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I have a conceptual question that bothers me.

From what I understand, van der Waals forces are the primary source of inter-molecular interaction. There are three different possible origins for van der Waals forces: permanent dipole-permanent dipole (Keesom/short range) forces, the permanent dipole-induced dipole (Debije/short range) interactions and induced dipole-induced dipole (London/long range) forces. (Here we talk about electric dipole.)

We also have magnetic dipole dipole interaction which is $\propto \frac{m_1m_2}{r^3}(3\cos^3\theta-1)$ and has quantum mechanical origins such as Pauli's exclusion principle and exchange interaction and etc.

My question is: since both magnetic and electric dipole dipole interactions are interpreted based on vector model mathematical formulation and these interactions happen at atomic level and they are of a similar range, in what cases we consider interaction between electric charge or a dipole, and magnetic dipole?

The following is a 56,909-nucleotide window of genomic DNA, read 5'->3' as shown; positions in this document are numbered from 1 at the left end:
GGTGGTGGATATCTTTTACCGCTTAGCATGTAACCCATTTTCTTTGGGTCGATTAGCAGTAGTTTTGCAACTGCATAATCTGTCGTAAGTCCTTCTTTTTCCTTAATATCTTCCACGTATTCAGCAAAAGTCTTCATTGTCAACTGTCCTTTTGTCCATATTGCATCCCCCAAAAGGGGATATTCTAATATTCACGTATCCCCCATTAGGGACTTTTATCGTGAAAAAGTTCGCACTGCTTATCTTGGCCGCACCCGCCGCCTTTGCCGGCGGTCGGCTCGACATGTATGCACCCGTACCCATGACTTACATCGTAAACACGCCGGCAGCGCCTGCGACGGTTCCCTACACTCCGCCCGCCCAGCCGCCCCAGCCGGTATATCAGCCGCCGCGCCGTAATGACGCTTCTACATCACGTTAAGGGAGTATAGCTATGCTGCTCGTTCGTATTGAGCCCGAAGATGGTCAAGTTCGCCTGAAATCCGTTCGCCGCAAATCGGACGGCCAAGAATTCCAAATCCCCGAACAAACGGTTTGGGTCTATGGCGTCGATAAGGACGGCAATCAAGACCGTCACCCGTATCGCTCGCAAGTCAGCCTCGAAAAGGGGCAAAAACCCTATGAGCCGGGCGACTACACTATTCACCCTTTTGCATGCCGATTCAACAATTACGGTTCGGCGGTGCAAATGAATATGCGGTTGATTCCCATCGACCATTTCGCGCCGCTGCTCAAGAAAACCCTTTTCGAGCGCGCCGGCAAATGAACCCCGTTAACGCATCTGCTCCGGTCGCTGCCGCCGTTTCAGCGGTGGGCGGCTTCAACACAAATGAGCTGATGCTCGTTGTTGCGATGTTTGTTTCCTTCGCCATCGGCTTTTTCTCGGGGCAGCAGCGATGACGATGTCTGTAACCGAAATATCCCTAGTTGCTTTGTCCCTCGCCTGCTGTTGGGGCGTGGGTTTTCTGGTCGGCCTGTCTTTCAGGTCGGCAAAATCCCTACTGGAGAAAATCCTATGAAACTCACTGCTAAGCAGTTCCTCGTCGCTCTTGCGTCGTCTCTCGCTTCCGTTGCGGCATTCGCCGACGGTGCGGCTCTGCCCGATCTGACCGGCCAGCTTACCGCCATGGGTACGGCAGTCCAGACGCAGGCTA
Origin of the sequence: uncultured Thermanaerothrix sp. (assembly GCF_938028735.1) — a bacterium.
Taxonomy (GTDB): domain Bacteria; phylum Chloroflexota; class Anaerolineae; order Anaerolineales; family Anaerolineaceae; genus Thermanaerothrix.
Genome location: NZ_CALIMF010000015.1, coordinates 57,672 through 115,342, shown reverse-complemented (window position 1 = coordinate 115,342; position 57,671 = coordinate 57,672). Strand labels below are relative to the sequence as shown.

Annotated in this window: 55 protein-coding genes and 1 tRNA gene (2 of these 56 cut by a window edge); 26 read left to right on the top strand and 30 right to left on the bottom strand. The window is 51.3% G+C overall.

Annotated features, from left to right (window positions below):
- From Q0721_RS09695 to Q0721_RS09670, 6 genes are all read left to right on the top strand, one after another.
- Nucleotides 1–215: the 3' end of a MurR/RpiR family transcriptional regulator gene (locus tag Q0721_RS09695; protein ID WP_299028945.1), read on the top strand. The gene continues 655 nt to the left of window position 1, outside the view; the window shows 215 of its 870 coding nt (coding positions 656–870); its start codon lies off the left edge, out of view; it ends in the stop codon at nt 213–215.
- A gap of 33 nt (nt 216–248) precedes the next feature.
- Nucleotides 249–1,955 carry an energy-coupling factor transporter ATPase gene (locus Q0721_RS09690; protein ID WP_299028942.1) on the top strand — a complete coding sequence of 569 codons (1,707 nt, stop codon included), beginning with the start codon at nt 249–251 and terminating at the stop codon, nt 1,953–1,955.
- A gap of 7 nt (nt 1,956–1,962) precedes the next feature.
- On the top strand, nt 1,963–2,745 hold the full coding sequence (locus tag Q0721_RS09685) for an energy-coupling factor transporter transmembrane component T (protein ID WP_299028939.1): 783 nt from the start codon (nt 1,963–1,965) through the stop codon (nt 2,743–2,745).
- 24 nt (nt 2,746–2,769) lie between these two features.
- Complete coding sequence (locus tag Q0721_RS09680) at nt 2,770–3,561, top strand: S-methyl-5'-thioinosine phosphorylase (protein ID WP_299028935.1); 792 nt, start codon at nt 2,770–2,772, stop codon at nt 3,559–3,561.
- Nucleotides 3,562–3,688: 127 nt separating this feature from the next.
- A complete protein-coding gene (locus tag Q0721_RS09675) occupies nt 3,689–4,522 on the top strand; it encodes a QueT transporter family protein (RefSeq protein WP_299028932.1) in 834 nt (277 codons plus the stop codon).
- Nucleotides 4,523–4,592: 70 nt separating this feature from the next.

Or in general, can magnetic dipole-dipole interaction happen along with electric dipole-dipole interaction in a systems? When I read text books on inter-molecular forces (Israelaschvili, Cosgrov, etc) non of them talk about magnetic interactions. I wonder why.

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  • $\begingroup$ As far as I can understand, your question is: "Why aren't magnetic dipole-dipole forces also included alongside electric dipole-dipole forces in calculation of intermolecular forces?" is that right? $\endgroup$ – Gaurang Tandon Mar 15 '18 at 2:08
  • $\begingroup$ Yes,,,,,,,,,,,, $\endgroup$ – Racaio Cmoto Mar 15 '18 at 3:04
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Magnetostatic interactions are much smaller than electrostatic interactions. For atomic and molecular systems, the magnitude of the magnetic potential energy is roughly $\alpha^2 \approx 5\times 10^{-5}$ times the magnitude of the electrostatic potential energy. Therefore magnetic dipole (and higher orders) are usually neglected.

The multipole expansions for the magnetostatic long-range potentials are formally equivalent to the usual electrostatic long-range, with $\mu_0/4\pi$ replacing the $1/4\pi\epsilon_0$ prefactor, where $\mu_0$ is the vacuum permeability.

References:

M. Lepers and O. Dulieu, arXiv:1703.02833v2 [quant-ph] https://arxiv.org/abs/1703.02833v2 1 Z.C. Yan, J.F. Babb, A. Dalgarno, and G.W.F. Drake, Phys. Rev. A - At. Mol. Opt. Phys. 54, 2824 (1996).

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